Gardens

Enjoyable for everyone...

  • Benches and lawns provide places to rest and take in your surroundings
  • Wheelchairs are available to borrow - just ask at reception or the Gatehouse
  • You're welcome to picnic on the lawns or at the picnic benches in the grounds
  • Bring a ball or kite and have fun with the kids
  • Join a free garden tour with one of our volunteer guides from March onwards
  • Come along in the evening for one of our outdoor theatre events in the summer

Winter work in Lanhydrock's gardens

Canna iridiflora are being moved to over-winter indoors

Canna iridiflora are being moved to over-winter indoors

The eagle-eyed among you may notice that the large purple beech near the parterre has been removed. This tree was planted by William Gladstone on one of his visits to Lanhydrock over a hundred years ago. Sadly, it had succumbed to old age and disease, so had become dangerous but we were sad to see it go.

Another task the garden team are busy with at the moment is lifting the tender perennials, including cannas and dahlias, from the herbaceous border. These will be stored in a frost-free glasshouse up at the nursery for the winter.
 

A garden with history

Aerial shot showing Lanhydrock House and garden © National Trust

Aerial shot showing Lanhydrock House and garden

It's not just the house at Lanhydrock that's 'listed', the gardens are as well.

You can find out more about how the gardens developed from the 17th century onwards in the display in the higher garden's thatched cottage, or just ask one of our friendly gardeners.

A touch of formality

One of the cast bronze urns in the parterre prior to conservation © National Trust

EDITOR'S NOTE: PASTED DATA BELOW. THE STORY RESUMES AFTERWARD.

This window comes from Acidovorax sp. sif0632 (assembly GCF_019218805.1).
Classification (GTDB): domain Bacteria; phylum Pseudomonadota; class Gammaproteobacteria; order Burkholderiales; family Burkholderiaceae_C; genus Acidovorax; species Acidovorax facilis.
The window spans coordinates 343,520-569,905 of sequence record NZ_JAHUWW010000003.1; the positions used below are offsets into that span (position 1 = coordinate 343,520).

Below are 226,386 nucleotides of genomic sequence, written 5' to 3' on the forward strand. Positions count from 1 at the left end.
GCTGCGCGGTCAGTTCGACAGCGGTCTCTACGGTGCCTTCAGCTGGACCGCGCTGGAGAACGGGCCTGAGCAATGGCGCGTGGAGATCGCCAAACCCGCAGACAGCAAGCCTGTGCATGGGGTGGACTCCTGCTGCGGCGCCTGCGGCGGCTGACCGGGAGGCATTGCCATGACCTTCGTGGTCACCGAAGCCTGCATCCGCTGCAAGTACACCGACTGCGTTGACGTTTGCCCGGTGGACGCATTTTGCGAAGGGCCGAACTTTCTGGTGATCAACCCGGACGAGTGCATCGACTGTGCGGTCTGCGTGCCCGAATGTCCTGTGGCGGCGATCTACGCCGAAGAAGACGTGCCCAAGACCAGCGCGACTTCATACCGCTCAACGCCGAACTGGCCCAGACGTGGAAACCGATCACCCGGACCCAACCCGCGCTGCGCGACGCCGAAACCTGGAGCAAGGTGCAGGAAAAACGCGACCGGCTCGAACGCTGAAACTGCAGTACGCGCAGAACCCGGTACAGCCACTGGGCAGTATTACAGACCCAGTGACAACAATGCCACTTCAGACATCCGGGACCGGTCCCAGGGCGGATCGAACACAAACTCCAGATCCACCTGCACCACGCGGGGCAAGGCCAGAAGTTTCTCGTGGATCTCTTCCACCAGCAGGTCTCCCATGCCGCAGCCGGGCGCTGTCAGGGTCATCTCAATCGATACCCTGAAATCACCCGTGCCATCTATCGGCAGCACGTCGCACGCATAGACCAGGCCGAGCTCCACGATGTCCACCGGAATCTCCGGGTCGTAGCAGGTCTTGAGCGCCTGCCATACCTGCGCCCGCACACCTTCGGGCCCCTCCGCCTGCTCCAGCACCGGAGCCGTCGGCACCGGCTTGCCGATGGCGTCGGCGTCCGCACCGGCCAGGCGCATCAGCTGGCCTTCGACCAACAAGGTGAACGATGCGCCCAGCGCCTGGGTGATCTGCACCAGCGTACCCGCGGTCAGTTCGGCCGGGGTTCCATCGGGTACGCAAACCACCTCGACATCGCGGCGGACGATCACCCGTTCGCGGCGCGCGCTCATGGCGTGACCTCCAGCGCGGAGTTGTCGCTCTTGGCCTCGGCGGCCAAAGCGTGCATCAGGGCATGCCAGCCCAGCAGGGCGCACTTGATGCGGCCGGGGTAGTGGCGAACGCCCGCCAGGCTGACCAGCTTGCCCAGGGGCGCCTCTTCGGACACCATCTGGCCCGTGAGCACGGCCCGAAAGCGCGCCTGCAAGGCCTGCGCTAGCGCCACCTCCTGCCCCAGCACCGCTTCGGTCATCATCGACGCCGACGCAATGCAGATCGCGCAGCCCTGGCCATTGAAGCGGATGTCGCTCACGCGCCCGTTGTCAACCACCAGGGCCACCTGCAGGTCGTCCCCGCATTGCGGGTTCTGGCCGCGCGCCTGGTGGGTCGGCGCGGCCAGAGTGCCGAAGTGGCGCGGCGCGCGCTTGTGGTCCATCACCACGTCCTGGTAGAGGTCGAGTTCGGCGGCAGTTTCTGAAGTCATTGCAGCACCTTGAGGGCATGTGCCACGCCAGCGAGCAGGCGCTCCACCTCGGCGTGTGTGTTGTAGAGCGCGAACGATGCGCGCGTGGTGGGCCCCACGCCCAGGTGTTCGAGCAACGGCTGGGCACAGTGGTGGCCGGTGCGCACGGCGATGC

One of the cast bronze urns in the parterre prior to conservation

The fabulous formal parterre brings a real touch of grandeur to the gardens.

Take a stroll through the neat, planted beds and check out the cheeky cherubs on the urns.

Blooming borders

Bird’s eye view © National Trust

Bird’s eye view

Our garden team work throughout the year to maintain our herbaceous borders and keep them filled with flowers and fragrant plants.

Take the weight off your feet in the seating area and enjoy the results of our labour.

Up on high

Lanhydrock’s higher garden in the autumn sun © John Browning

Lanhydrock’s higher garden in the autumn sun

You're sure to find a peaceful spot in our higher gardens to enjoy your surroundings.

Don't forget to visit the thatched cottage, where one of the Victorian gardeners lived and died. You can find out more about the historic gardeners and about garden planning here.

Marvellous magnolias

A profusion of magnolia flowers in Lanhydrock’s higher garden © National Trust

A profusion of magnolia flowers in Lanhydrock’s higher garden

Lanhydrock is famous for its fabulous magnolia trees which are found all around the higher gardens.

We've even got a magnolia arch by the thatched cottage, which you can walk through to explore the higher gardens.

Ask the team

The team look busy in front of Lanhydrock house © National Trust

The team look busy in front of Lanhydrock house

The garden team work throughout the week so you're likely to spot one of us going about our tasks as you walk around the gardens.

We're always happy to help, so make the most of the opportunity to ask us about the plants you see or for tips on how we keep the place looking so lovely.

In the nursery

The gardening jobs never stop around here.

Right now, the nursery team are busy potting plants, bulbs and roses ready for sale in the plant centre in the spring.

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